According to the study, an employee with workplace flexibility can work the same number of hours, interspersing hours of quality family time each day. For example, in the evening, the flexible worker could be at home with family during the dinner hour and continue to work for several hours from home after the children are in bed.
According to Hill, the advantages of flextime are becoming more prominent since the recession.
“A down economy may actually give impetus to flexibility because most options save money or are cost-neutral,” Hill said. “Flexible work options are associated with higher job satisfaction, boosting morale when it may be suffering in a down economy.”
Hill said he hopes the study will demonstrate clearly that flextime and telecommuting can be beneficial to not only the individual, but the company as well.
“Employers can continue to pay staff members wages without increasing office space needs when staff members work via satellite or home office,” Holmes said. “That means employers can get more bang for their buck because their employees who telecommute are more likely to be productive and happy employees, and the employer has reduced costs for office space, additional parking on-site, etc.”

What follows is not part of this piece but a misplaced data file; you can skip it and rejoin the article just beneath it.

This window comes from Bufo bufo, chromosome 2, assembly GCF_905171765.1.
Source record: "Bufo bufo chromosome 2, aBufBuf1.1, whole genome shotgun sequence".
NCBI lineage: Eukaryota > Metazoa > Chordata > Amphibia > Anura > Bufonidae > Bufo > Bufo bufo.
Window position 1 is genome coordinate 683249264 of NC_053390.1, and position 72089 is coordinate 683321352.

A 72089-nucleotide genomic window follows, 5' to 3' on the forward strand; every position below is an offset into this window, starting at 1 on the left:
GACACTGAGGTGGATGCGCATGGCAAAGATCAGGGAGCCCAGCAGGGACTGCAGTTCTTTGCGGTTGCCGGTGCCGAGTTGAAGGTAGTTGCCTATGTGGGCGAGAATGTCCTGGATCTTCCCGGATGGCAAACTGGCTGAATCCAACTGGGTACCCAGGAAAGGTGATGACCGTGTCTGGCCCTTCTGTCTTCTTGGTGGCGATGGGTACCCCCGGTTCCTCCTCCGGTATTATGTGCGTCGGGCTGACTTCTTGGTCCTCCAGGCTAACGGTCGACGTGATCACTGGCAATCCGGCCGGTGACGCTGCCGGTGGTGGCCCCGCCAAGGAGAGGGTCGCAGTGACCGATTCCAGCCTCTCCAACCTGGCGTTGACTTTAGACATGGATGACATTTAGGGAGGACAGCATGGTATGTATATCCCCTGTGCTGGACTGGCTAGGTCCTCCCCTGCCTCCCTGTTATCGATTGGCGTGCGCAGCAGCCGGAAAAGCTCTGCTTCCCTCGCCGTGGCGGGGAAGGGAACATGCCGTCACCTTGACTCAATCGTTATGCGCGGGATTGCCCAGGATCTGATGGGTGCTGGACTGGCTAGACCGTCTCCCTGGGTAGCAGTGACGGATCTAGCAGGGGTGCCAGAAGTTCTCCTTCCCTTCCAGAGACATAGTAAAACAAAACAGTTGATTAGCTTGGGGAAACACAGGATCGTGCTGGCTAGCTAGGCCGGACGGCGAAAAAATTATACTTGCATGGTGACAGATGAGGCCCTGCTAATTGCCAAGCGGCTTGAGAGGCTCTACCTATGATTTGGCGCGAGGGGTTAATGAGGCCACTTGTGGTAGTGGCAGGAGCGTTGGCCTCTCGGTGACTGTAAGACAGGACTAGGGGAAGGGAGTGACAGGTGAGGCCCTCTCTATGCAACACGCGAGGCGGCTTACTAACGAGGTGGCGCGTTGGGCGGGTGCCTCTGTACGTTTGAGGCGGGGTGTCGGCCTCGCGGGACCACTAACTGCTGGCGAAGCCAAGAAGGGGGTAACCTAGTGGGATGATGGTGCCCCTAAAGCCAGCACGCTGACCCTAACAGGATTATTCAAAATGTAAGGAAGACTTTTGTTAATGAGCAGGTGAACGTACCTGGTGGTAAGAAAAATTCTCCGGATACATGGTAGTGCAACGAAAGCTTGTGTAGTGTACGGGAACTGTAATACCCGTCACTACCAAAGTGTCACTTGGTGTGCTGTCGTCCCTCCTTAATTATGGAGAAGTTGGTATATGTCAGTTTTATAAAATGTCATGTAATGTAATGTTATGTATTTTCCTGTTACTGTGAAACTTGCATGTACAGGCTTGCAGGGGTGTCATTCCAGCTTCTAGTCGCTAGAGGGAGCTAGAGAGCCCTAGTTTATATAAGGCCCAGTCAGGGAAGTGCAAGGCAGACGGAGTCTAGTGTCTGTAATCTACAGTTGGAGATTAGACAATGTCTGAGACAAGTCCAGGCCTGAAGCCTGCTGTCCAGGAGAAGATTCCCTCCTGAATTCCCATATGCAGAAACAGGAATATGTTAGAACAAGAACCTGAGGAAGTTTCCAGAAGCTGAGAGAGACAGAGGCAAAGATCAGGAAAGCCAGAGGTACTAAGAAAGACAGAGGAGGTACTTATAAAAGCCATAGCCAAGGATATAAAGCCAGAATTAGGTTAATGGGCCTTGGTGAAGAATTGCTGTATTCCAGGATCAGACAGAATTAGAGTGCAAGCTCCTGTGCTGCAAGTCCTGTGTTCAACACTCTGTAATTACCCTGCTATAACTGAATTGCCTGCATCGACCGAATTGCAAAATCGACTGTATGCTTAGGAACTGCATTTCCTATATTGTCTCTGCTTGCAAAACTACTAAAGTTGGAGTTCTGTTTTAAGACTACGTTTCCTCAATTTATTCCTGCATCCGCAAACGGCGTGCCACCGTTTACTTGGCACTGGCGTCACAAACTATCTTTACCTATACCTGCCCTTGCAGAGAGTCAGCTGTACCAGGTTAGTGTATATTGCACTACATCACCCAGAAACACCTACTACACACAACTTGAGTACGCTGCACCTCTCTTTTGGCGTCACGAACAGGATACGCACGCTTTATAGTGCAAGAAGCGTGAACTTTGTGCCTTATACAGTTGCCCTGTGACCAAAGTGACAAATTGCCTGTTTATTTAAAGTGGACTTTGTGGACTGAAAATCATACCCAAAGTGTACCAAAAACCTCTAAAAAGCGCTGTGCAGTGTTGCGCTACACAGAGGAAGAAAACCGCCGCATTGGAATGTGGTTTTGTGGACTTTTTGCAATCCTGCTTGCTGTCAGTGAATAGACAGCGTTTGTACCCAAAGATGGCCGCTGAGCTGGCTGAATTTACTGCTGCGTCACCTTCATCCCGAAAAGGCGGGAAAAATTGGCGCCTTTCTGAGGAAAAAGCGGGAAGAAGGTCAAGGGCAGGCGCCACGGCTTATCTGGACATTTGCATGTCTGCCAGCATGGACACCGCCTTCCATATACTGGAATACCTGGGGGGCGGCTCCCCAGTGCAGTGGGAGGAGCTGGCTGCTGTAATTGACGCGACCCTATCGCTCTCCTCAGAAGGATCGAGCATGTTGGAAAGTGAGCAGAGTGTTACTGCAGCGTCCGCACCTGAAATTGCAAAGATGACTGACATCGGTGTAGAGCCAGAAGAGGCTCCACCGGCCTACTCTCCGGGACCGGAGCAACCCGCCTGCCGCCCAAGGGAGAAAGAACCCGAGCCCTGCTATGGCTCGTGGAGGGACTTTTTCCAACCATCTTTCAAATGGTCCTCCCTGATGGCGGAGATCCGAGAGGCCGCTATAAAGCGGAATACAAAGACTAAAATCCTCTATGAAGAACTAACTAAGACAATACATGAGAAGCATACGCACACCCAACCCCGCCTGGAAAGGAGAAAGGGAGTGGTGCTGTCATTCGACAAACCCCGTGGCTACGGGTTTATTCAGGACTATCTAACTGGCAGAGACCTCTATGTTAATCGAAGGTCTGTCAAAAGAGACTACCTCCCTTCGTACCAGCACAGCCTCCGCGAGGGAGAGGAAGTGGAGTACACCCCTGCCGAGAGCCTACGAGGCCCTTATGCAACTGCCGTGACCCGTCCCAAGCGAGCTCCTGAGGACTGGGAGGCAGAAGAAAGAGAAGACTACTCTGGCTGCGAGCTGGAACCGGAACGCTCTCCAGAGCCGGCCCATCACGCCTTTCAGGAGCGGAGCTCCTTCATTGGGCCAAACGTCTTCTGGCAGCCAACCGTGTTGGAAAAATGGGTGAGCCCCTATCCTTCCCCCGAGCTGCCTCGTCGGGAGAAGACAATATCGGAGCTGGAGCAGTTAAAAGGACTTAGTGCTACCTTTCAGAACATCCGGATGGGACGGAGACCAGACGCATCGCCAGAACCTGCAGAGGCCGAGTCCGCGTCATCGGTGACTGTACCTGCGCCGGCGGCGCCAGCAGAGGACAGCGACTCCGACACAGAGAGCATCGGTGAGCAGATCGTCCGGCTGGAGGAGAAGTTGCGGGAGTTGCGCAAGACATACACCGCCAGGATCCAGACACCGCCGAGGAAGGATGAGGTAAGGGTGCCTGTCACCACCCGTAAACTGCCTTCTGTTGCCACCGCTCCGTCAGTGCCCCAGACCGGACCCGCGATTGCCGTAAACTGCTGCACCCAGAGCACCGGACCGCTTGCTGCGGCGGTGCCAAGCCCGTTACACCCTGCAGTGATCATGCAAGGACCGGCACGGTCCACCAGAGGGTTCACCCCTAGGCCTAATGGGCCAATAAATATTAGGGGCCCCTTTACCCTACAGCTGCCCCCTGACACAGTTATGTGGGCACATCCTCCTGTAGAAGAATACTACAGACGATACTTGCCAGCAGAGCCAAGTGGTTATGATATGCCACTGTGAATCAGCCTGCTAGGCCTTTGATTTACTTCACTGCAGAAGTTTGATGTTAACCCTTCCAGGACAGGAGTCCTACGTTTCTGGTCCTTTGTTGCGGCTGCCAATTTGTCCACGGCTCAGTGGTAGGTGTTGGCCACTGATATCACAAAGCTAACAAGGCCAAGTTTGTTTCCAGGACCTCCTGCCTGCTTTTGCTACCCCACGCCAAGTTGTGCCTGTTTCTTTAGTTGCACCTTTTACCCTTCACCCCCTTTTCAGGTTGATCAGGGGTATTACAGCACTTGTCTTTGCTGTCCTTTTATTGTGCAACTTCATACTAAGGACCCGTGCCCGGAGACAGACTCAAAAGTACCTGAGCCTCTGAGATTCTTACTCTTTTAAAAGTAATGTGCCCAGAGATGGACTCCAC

Hill attributed most of the editing of the manuscript for the article titled, “Workplace Flexibility, Work Hours, and Work-Life Conflict: Finding an Extra Day or Two,” to Sarah June Carroll, a senior who will graduate this summer. The study will be published in the June issue of the Journal of Family Psychology.
Purchase for 11.95 the study/article from Journal of Family Psychology
August 23, 2010 at 8:48 pm #105098
Teleworking is a WIN-WIN work opportunity and offers greater flexibility in computer work and writing. This is trully a great privilege and perk to have. Being able to telework a couple of days per week allows me greater focus, concentration, no disruptions when I need to think clearly, less stress, greater productivity in accomplishment of work products, and saving gas/traveling time to and from work. Having access to social networking tools for work, keeps me involved and in touch with happenings at work. I also noticed that I had higher levels of well-being, satisfaction, energy and just feeling good. A great boost to those happy genes!
It’s quite a transition from the crowded cubicle I share with five other people on the other days — the chaos, the interruptions and constant chatter surrounding you. However, I’m able to cope better in the environment and appreciate my cube mates more as a result of this working flexibility. It gives me a chance to communicate and share in face-to-face interractions as well as teambuilding — the best of both worlds! It’s a good work-balance fit. My Federal Manager sees value in this program. I’m glad to be able to participate in the new 21st century work environment — workers have the ability to be mobile and contribute at a much higher level. Yes, it’s true that you do put more hours and effort in your work. However, the benefits are rewarding.